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Just Like That | Notes on the love lore of Radha and Krishna

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Holi has just come and gone, and nowhere is it celebrated with greater gusto than in Vrindavan, the stage for the love lore of Radha and Krishna. The beautiful romance between the two beloved deities has captured the imagination of Indians like nothing else. It is interesting though, that before Jayadeva wrote the Gita Govinda in the 12th century CE, there is no mention —at least to my knowledge — of Radha. The Vishnu Purana, the Harivamsha and the Bhagwat Purana speak of Krishna’s raas or love play with the gopis of Vrindavan, but it is a collective dance, where the women form a circle around Krishna as he, while playing the flute, dances with them on the banks of the river Yamuna in the glorious autumn season. But no woman is specifically singled out.

The grandeur of Hinduism is that it harmonises the negation of desire with its simultaneous affirmation. (Shutterstock)

Jayadeva created Radha, as an equally powerful sensual counterpoint to Krishna. If Krishna was sringarmutimam, the very embodiment of the sensual mood, Radha, his love, was raseshwari, the very essence of the flavour of love. The Gita Govinda opened the floodgates of the most exquisite poetry celebrating the love of Radha and Krishna, where they become the ethereal symbol of love. For the squeamish among the Hindus, who want to sanitise any aspect of our past of sensuality as protectors of Hinduism, it would be an eye-opener to read some of the splendid poetry that burst forth thereafter.

There is so much of this poetry that one cannot possibly even get a sense of it all, but here are some illustrative examples. Chandidasa, who lived at the confluence of the 14th and 15th centuries wrote in his native Bengali and is regarded by many as the founder of modern Bengali literature. Here is one of his poems translated by D Bhattacharya:

She lingers out of doors.

She rushes in

And she rushes out,

Her heart is restless.

Breathing fast,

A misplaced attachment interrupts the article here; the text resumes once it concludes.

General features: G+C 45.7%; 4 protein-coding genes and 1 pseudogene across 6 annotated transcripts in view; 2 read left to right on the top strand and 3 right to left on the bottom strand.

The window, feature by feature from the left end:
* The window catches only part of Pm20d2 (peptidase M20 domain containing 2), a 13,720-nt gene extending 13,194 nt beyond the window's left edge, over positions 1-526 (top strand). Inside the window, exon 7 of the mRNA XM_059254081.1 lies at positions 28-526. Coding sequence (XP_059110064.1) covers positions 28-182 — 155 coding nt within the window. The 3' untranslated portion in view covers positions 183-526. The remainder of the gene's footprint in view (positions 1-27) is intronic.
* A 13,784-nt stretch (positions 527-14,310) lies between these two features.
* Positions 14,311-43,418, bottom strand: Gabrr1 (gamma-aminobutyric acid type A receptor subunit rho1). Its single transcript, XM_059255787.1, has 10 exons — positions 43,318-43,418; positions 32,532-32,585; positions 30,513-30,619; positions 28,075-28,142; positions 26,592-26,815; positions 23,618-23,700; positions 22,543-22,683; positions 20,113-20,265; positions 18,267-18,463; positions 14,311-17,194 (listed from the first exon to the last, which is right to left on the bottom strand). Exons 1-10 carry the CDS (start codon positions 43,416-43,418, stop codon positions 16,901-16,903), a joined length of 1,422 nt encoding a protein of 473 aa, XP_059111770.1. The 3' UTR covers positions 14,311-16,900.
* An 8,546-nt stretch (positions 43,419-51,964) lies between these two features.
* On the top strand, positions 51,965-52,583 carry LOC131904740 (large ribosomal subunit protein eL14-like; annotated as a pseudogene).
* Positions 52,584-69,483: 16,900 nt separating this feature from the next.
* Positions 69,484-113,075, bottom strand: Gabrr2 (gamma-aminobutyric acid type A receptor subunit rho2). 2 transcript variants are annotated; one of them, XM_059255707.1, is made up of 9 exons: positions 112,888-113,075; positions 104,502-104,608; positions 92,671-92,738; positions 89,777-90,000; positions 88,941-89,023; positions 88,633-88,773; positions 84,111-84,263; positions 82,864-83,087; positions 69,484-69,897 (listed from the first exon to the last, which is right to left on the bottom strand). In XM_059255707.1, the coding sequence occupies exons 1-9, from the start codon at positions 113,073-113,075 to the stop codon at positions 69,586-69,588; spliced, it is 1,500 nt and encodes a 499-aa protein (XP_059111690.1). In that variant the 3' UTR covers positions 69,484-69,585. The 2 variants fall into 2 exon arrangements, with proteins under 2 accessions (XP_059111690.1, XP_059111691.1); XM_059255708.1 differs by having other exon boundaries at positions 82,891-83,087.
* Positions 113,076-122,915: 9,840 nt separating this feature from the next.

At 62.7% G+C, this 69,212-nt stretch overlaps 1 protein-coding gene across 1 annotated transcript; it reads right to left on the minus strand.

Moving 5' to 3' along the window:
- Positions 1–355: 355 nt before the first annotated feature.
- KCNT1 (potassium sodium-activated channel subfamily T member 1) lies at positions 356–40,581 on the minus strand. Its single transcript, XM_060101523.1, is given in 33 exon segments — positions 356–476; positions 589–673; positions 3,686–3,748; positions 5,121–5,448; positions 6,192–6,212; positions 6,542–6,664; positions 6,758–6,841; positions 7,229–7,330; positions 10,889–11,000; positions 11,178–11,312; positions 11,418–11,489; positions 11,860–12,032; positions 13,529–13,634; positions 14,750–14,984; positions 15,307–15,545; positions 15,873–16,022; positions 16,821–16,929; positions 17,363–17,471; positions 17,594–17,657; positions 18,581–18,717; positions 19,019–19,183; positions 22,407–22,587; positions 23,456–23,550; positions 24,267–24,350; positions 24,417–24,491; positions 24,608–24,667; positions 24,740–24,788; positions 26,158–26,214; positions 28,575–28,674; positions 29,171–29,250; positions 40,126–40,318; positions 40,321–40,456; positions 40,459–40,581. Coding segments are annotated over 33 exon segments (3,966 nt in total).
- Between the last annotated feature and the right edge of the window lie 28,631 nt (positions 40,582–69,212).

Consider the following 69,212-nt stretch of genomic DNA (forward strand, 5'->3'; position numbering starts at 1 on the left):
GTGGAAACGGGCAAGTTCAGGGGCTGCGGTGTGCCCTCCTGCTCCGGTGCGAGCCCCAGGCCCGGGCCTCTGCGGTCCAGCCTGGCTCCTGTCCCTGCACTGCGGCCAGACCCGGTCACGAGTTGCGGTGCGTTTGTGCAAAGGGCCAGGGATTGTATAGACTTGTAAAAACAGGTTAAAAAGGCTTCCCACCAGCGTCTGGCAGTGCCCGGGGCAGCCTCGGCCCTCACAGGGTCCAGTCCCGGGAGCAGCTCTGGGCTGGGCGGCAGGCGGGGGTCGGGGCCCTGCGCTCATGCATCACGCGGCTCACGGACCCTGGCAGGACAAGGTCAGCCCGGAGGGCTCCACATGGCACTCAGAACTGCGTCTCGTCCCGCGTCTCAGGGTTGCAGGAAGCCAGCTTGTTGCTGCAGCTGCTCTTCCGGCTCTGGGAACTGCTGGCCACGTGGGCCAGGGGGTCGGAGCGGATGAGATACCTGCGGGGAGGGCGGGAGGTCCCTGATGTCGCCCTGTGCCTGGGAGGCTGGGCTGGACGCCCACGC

She gazes at the Kadamba wood.

What has happened

That she is not afraid?

The elders chatter

And the wicked gossip.

Is she possessed

By some enchanting god?

Forever restless

Careless of clothes

Startled she jumps in her dreams

Her desire inflamed

By passion and longing.

She reaches for the moon,

Chandidasa says that she is caught

In the snare of Kaliya, the dark.

Vidyapati (1352-1448), a younger contemporary of Chandidasa, lived in Mithala, Bihar, and wrote in the language he knew best, Maithili. In this poem, translated by Bhattacharya, he writes:

There was a shudder in her whispering voice.

She was shy to frame her words.

What has happened tonight to lovely Radha?

Now she consents, now she is afraid,

When asked for love, she closes her eyes,

Eager to reach the ocean of desire.

He begs for a kiss

She turns her mouth away

And then like a night lily, the moon seized her

She felt his touch startling her girdle,

She knew her love treasure was being robbed.

With her dress she covered up her breasts

The treasure was left uncovered.

Vidyapati wonders at the neglected bed

Lovers are busy in each other’s arms.

Bihari (1595-1664) wrote in Braj, and was the court poet of Jayasingha, the ruler of the kingdom of Amber in Rajasthan. In this poem, translated by KP Bahadur, he imagines Krishna and Radha exchanging secret messages as Radha sits in a gathering of elders:

When he saw Radha

Sitting among the elders,

You know what the wily Krishna did?

He brushed his forehead with a lily


“Say yes, dear beloved

See I am even falling at your lotus feet”

Clever Radha


Flashed her mirrored ring

At the sun

And hid away her hands

In the mounds of her breasts

As though to say:

“When the sun sets under the hills

Lover, I will come to you”

The grandeur of Hinduism is that it harmonises the negation of desire with its simultaneous affirmation. Krishna, in Vrindavan, was the lover. Krishna, speaking to Arjuna in the Bhagavad Gita, was the sage who asked him to transcend desire, and follow the path of nishkama karma, the path of duty without desire of reward.

Two new books

The Bhagavad Gita; In Hard Times.
The Bhagavad Gita; In Hard Times.

Last week, I spoke at the launch of two books. The first was The Bhagavad Gita: A Life-Changing Conversation, by Vandana Singh. Vandana is an author, translator, and editor, and the wife of Rakesh Singh, a highly respected bureaucrat, who was the Chief Secretary of Punjab. Rakesh died recently, leaving Vandana bereft. She found solace in the Gita, selecting 251 verses from the 700 in the book, and providing a commentary and interpretation.

The second book was on national security, In Hard Times: Security in a time of Insecurity. It has been edited by strategic analyst Manoj Joshi, and well-known journalists, Praveen Swami and Nishtha Gautam, and has contributions by a galaxy of experts, including Admiral Arun Prakash, Lieutenant General DS Hooda, and Sanjaya Baru. Shashi Tharoor and I spoke on the occasion, and it was a lively discussion witnessed by a full house.

Pavan K Varma is author, diplomat, and former Member of Parliament (Rajya Sabha).

Just Like That is a weekly column where Varma shares nuggets from the world of history, culture, literature, and personal reminiscences with HT Premium readers

The views expressed are personal

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